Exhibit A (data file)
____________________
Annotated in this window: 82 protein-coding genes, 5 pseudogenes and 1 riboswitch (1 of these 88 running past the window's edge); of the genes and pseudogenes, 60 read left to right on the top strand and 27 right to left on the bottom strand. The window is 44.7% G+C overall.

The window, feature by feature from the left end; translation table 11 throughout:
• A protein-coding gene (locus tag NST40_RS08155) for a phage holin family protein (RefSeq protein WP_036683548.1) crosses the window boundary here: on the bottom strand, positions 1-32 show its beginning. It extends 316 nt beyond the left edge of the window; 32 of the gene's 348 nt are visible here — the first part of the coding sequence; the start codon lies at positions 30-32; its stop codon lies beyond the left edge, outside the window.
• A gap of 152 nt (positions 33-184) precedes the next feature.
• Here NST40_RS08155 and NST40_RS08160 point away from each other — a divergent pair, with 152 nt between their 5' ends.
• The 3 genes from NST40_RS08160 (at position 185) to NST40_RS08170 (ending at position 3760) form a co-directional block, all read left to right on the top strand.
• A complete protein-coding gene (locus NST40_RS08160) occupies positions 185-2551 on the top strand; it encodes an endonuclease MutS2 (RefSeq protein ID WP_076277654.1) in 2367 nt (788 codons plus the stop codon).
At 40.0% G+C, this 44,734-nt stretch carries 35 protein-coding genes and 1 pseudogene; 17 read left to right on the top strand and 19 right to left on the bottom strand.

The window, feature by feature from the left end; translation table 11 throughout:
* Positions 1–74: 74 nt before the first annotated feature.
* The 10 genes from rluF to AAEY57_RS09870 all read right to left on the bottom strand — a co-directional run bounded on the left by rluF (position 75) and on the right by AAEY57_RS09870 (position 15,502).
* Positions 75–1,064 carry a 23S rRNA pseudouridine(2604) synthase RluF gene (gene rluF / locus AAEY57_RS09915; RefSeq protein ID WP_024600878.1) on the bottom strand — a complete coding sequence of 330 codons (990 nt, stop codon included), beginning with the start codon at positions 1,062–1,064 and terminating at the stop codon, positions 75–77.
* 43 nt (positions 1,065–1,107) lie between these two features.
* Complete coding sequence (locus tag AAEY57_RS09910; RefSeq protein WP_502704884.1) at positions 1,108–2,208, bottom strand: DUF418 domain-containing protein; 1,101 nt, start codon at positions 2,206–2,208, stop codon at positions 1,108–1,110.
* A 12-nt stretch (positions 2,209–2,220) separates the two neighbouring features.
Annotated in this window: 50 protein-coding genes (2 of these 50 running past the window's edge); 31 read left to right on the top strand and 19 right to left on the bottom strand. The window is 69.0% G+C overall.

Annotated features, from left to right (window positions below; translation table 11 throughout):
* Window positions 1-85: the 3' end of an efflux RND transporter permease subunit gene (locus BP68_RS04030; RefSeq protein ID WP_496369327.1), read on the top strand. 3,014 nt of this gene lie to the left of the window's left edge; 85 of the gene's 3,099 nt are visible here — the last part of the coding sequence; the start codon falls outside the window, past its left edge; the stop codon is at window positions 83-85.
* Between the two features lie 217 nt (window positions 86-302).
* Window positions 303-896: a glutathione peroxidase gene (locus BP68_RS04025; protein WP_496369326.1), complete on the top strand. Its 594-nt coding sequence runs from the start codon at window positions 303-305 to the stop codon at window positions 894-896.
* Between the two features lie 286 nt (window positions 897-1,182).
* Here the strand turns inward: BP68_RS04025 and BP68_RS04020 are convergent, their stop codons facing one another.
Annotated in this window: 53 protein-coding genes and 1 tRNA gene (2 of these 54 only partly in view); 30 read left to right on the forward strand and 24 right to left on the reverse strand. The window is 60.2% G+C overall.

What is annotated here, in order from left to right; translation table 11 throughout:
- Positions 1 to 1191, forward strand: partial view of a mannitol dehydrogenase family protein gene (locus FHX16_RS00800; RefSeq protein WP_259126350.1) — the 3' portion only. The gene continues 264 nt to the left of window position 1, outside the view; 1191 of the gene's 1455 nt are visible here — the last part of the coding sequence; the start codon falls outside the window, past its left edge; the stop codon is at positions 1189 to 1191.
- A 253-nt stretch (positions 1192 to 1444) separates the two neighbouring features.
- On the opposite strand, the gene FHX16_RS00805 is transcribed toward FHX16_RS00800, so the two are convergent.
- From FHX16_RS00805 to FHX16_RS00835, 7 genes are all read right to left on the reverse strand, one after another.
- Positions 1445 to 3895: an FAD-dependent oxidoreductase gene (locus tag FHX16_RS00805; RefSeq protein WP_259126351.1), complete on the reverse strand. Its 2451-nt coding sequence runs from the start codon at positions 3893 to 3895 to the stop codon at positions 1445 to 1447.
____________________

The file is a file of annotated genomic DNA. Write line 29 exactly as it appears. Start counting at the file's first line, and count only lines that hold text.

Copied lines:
- Positions 1445 to 3895: an FAD-dependent oxidoreductase gene (locus tag FHX16_RS00805; RefSeq protein WP_259126351.1), complete on the reverse strand. Its 2451-nt coding sequence runs from the start codon at positions 3893 to 3895 to the stop codon at positions 1445 to 1447.